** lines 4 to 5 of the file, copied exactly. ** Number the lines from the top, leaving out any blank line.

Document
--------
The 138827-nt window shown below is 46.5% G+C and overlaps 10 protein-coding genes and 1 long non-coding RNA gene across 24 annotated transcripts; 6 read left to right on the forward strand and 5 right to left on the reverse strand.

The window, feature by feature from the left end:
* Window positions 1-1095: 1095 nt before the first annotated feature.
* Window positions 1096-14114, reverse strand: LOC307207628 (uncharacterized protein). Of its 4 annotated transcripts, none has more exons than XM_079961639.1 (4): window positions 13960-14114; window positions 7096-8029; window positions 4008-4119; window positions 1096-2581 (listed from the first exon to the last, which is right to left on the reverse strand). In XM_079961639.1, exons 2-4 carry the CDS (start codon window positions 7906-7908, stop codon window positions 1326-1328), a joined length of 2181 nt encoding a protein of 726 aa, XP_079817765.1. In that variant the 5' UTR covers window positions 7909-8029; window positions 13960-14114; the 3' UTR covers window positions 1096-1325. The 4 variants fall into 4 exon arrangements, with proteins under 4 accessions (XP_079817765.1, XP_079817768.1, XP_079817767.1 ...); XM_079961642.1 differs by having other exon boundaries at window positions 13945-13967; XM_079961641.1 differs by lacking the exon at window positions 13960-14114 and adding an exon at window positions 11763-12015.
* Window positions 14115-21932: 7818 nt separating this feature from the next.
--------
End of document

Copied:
* Window positions 1096-14114, reverse strand: LOC307207628 (uncharacterized protein). Of its 4 annotated transcripts, none has more exons than XM_079961639.1 (4): window positions 13960-14114; window positions 7096-8029; window positions 4008-4119; window positions 1096-2581 (listed from the first exon to the last, which is right to left on the reverse strand). In XM_079961639.1, exons 2-4 carry the CDS (start codon window positions 7906-7908, stop codon window positions 1326-1328), a joined length of 2181 nt encoding a protein of 726 aa, XP_079817765.1. In that variant the 5' UTR covers window positions 7909-8029; window positions 13960-14114; the 3' UTR covers window positions 1096-1325. The 4 variants fall into 4 exon arrangements, with proteins under 4 accessions (XP_079817765.1, XP_079817768.1, XP_079817767.1 ...); XM_079961642.1 differs by having other exon boundaries at window positions 13945-13967; XM_079961641.1 differs by lacking the exon at window positions 13960-14114 and adding an exon at window positions 11763-12015.
* Window positions 14115-21932: 7818 nt separating this feature from the next.